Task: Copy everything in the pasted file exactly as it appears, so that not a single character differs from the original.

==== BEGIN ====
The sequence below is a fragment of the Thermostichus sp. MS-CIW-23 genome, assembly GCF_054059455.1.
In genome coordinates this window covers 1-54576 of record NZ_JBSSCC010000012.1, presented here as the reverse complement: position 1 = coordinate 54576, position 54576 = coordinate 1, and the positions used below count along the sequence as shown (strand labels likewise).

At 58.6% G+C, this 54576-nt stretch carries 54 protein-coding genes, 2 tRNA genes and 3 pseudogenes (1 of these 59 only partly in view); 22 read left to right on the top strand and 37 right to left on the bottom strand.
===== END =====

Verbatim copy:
The sequence below is a fragment of the Thermostichus sp. MS-CIW-23 genome, assembly GCF_054059455.1.
In genome coordinates this window covers 1-54576 of record NZ_JBSSCC010000012.1, presented here as the reverse complement: position 1 = coordinate 54576, position 54576 = coordinate 1, and the positions used below count along the sequence as shown (strand labels likewise).

At 58.6% G+C, this 54576-nt stretch carries 54 protein-coding genes, 2 tRNA genes and 3 pseudogenes (1 of these 59 only partly in view); 22 read left to right on the top strand and 37 right to left on the bottom strand.